The short version:
I was born and raised in Connecticut. After receiving my Master of Fine Arts degree in Writing, Literature, and Publishing from Emerson College in Boston, Massachusetts, I worked as an editor at Candlewick Press and at Scholastic Press, and via my own creative consulting firm, Bluebird Works. Among other celebrated titles, I edited Kate DiCamillo’s Because of Winn-Dixie (winner of a Newbery Honor), The Tiger Rising (finalist for the National Book Award), The Tale of Despereaux (winner of the Newbery Medal), The Miraculous Journey of Edward Tulane (winner of the Boston Globe Horn Book Award), and the Mercy Watson series.
Be sure to check out my three series — The Infamous Ratsos, chapter books illustrated by Matt Myers; The Unintentional Adventures of the Bland Sisters, a middle grade trilogy illustrated by Jen Hill; and The ZomBert Chronicles, a middle grade trilogy illustrated by Ryan Andrews. I am also the author of silly and subversive picture books, like UGLY FISH, illustrated by Scott Magoon; NO SLURPING, NO BURPING! A Tale of Table Manners, illustrated by Lorelay Bové; Good Night Little Monsters, illustrated by Brian Won, and BABY CLOWN, illustrated by Matthew Cordell. I live in Providence, Rhode Island with my husband, our son, and our cat.
The semi-long version (trust me, it could be even longer):
I was born in the 1970s, and raised by an extended family of loud, dysfunctional, well-meaning characters. I wore polyester and bell bottom hand-me-downs donated by a distant teenage relative named “Dawn.” My favorite color was pink, my favorite TV shows were “Donny & Marie” and “The Carol Burnett Show,” and I carried a desperate torch for Shaun Cassidy. If I was particularly well-behaved (which wasn’t very often), my parents would give me twenty-five cents, which I would immediately blow on a pack of Bubble Yum (Original Flavor) at the convenience store up our street, which was just about as far as I was allowed to ride my bike by myself.
When I was in junior high in the 1980s, I tried to be cool by feathering my hair, but I also wore a headgear, which cramped any vestige of style I might have had. Despite all the orthodontia, I had a big mouth, and it often got me into trouble. I was lucky to make a few friends willing to put up with my snarky attitude, though, not surprisingly, I managed to remain invisible to boys. I was very proud when I could finally wear my very own (non-hand-me-down) clothes, which included Jordache jeans and Izod shirts and a fake Members Only jacket. I thought I was hot stuff. I was painfully mistaken.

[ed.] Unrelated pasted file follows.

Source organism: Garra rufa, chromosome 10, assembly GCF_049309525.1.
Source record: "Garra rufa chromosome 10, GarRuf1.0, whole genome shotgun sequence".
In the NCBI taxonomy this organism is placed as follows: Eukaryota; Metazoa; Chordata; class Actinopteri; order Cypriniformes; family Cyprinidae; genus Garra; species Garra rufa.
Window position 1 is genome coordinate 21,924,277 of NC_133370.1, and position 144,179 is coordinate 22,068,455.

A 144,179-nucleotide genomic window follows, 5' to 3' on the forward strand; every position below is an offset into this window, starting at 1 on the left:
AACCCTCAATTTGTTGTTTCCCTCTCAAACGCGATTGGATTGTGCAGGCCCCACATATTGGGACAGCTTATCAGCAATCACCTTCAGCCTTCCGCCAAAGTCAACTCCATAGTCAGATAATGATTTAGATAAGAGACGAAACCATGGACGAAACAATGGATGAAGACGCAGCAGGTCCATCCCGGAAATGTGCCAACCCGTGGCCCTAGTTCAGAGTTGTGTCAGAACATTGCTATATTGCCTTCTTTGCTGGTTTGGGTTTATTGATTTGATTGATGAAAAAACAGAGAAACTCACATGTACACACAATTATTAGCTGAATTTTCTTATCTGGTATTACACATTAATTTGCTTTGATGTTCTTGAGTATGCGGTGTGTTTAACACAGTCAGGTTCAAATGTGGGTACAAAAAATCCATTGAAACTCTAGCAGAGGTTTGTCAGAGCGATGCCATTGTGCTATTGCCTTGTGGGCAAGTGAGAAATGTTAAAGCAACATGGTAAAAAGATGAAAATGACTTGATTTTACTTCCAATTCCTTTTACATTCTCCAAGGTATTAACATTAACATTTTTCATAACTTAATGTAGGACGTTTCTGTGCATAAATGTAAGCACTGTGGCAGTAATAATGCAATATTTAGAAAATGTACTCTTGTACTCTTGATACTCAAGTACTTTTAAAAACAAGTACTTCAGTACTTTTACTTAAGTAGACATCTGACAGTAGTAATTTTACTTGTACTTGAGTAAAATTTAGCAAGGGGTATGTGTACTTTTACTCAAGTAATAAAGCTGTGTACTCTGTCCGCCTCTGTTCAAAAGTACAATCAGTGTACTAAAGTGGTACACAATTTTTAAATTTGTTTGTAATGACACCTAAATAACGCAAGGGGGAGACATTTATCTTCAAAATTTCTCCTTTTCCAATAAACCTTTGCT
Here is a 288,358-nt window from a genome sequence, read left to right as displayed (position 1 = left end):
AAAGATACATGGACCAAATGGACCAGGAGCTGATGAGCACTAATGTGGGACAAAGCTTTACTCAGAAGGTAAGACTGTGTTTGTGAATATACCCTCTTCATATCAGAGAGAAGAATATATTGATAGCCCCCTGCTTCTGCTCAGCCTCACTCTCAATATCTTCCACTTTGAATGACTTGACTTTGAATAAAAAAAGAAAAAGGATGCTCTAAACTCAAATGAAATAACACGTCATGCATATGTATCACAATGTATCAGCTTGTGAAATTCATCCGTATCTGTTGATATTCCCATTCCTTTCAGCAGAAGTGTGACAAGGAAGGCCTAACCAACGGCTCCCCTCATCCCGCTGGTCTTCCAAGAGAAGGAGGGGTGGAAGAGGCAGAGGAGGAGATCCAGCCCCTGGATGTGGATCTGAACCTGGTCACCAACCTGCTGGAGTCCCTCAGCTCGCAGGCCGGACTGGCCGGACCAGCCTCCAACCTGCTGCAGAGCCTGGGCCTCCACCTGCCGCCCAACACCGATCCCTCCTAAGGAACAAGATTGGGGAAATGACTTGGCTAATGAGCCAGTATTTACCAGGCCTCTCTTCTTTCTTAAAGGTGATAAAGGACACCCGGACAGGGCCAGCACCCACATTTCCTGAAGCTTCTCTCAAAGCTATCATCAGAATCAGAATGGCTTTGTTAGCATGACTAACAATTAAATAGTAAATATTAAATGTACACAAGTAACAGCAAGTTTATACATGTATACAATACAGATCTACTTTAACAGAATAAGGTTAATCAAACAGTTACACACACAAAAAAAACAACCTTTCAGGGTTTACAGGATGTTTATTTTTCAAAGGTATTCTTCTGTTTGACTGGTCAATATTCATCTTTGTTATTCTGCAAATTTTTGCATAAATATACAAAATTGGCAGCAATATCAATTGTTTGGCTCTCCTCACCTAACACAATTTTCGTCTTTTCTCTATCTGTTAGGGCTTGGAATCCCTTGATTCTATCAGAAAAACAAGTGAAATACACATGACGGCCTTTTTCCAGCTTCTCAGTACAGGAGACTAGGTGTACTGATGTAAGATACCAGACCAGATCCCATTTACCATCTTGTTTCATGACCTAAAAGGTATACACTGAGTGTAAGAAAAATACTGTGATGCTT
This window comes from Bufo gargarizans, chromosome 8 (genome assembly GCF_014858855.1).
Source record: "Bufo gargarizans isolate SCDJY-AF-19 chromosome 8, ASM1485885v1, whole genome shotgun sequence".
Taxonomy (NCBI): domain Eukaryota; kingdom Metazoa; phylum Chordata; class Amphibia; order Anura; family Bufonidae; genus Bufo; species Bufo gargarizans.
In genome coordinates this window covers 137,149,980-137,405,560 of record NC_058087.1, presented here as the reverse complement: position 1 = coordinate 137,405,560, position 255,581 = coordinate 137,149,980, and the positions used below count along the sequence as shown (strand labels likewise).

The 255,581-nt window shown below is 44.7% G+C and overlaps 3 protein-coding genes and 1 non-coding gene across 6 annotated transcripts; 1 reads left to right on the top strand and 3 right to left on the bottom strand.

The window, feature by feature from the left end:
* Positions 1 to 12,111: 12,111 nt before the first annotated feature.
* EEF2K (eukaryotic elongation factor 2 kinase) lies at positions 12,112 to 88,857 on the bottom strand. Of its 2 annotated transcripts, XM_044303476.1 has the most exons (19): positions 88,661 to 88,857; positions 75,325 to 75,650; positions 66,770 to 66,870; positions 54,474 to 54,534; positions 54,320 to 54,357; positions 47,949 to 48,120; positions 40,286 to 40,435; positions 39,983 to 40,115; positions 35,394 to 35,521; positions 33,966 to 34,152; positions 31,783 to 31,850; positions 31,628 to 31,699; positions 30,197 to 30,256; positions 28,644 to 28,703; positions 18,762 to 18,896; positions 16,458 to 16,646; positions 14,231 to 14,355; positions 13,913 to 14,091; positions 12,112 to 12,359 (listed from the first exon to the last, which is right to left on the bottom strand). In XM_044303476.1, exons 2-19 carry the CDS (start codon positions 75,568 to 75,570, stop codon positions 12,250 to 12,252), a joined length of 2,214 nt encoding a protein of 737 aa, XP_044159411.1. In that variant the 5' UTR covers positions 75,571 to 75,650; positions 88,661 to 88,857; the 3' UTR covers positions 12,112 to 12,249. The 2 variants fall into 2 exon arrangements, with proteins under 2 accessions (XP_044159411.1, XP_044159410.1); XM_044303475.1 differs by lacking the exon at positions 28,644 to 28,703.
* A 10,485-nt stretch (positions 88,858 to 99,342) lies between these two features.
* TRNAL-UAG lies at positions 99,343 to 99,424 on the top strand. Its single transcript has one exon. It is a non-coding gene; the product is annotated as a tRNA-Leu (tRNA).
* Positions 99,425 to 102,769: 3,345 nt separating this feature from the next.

I discovered I had talent for singing and acting in high school, and that I had little interest in studying, or even attending certain classes. I possessed a master key to the school (don’t ask how I got it) and became an expert at forging certain parents’ and teachers’ signatures, in order to spend time in the school theater, away from Gym class. (To this day, I maintain a pathological fear of being hit in the face with a volleyball.) Eventually one of my friends got me involved with the school paper, which led to many late nights spent laying out each issue (by hand) and eating a lot of Domino’s pizza. The life of a writer began to intrigue me.
College introduced me to a series of unfulfilling romantic relationships, an ill-advised spiral perm, more Domino’s pizza (this time, with beer), and an angelic creative writing professor who took me under her wing and inspired me, for the first time, to push myself. I started writing all manner of terrible poetry, and enjoying every minute of it. This passion carried through to graduate school, where I enrolled in every available workshop, and ultimately wrote a screenplay for my MFA thesis about a female serial killer possessed by a 16th century mad Hungarian countess. (FYI, the rights are still available, should any Hollywood types out there be interested.)
Somehow, I managed to segue into editing children’s books, a career I enjoyed for more than ten years, until I didn’t. My need to move away from traditional publishing and follow my however-corny-sounding bliss led me to start a freelance editing business. I began to enjoy some success on my own terms, both as a published author and as an editor, until I was diagnosed in early 2010 with a rare form of cancer — and then, in 2011, with ANOTHER rare form of cancer. These revelations led to two complicated surgeries, lengthy bouts of radiation and chemotherapy, physical therapy, phototherapy, and a LOT of downtime, during which I decided to make some lemonade from the big ole pile of lemons I’d been given. I became a writing fiend, and while much of what I penned was ultimately not for public consumption, I now have lots of fun projects in the world and in the works, including picture books, chapter books, and middle grade novels.
I now maintain a very high threshold for pain, and a low tolerance for wasted time, whiners, and unnecessary stress. I enjoy laughing in the face of adversity; being healthy; cooking; drinking Champagne; spending time with my husband, our son, and our cat; visiting with friends and select family members; and of course, writing.
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Nice to meet you!
What made you to become a author
I’ve always loved hearing and telling stories!
I checked one of your books (No Slurping, No Burping) out at our local library before it shut down due to COVID-19. Tonight we sat down to open it to read. The first page caught me by surprise. Not only is the calendar right (April) the right day- today is April 6th- it is the right day of the week. The reason I even noticed it is because tomorrow is my son’s third birthday. So now I am so curious to why that date was picked? Such a bizarre coincidence. I feel like I should go buy a lottery ticket! Maybe I’ve had too much time on my hands to think about this since I’ve been home on Quarantine like the rest of the country. Lol